The 2017 Tea Tree Gully Poetry Festival Poet-in-Residence is Judy Dally.
Judy Dally was a Junior Primary school teacher for 22 years, a SPELD tutor for five years, a tutor in creative writing with TAFE in the 1980s and a tutor in Literature at the University of South Australia in 1992. She completed an MA in Literature from Deakin University in 1994 and retired from teaching in 2000.
Judy has published six collections of poetry –At Sixes and Sevens (1982), Holding Up Mirrors (1986), Across the Gulf (1992), At Sixes and Sevens Again (2000), Asleep in the Teapot – New and Selected Poems (published by Ginninderra Press 2016) and Lost Property, 2016.
She co-edited Friendly Street Reader No. 20 with Jeff Kemp in 1995 and Friendly Street Reader No. 36 with Louise McKenna in 2012. Her poems have been published in various magazines and newspapers and the last 29 editions of the Friendly Street Reader.
Judy has been a member of the Friendly Street Committee and the SA Writers Centre Board and has been a guest poet at various poetry events around Adelaide.
She is currently a member of the Tutti Ensemble Choir and works as a volunteer with Tutti Arts where she teaches reading to young people with a disability.
We asked Judy for her thoughts on poetry, her favourite poets and how she came into writing poems.
Welcome Judy! We’d like to get to know you –tell us about your background and what led you to writing poetry?
I never thought about becoming a poet when I was a child. It was not until my late teens that I started writing doggerel verses to amuse my friends at work. Later, in my twenties, I began writing quietly at home –“ in the closet” because my then husband thought that writing poetry was a waste of time! When I married for the second time in 1990, my new husband became my champion. He encouraged me with my writing and has been a constant support ever since.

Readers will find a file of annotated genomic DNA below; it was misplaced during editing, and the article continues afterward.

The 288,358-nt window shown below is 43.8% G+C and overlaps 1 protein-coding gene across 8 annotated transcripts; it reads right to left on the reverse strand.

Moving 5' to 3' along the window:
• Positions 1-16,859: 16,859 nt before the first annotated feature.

Where do you get inspiration and ideas for writing poetry?
The ideas for my poetry come directly from my day-to-day life. I write about myself and my family as well as about characteristics I observe in others and issues which interest me. I usually begin with an idea or a line – sometimes, what seems to be a good last line – and build towards it.
What place does poetry have in today’s digital age? How can it provide any attraction for writers and readers absorbed in instant, two-way chit chat via tablets and smart phones?
I think poetry has an important place in this digital age, especially if it communicates clearly with its audience and provokes thought on certain issues.
Tell us some of your favourite poets.
Some of my favourite poets include Billy Collins, Sharon Olds, Mary Oliver, and some of the “beat poets” from the 1960s.
What can poetry can do for a person?
Poetry can make people realise that they are not alone with their interests, anxieties and concerns. It can make readers/listeners laugh and cry. It puts into words thoughts and feelings and observations which readers feel unable to put into words.
What are you looking forward to the most in this year’s Tea Tree Gully Poetry Festival?
I am looking forward to meeting all of the poets and other interested people who come to the Festival. I am also looking forward to sessions where I can share emotions, interests and plenty of laughter!
Judy Dally will be hosting a poetry workshop in Tea Tree Gully Library on Thursday 9 November, from 2-4pm. Please check the website for more details closer to the date.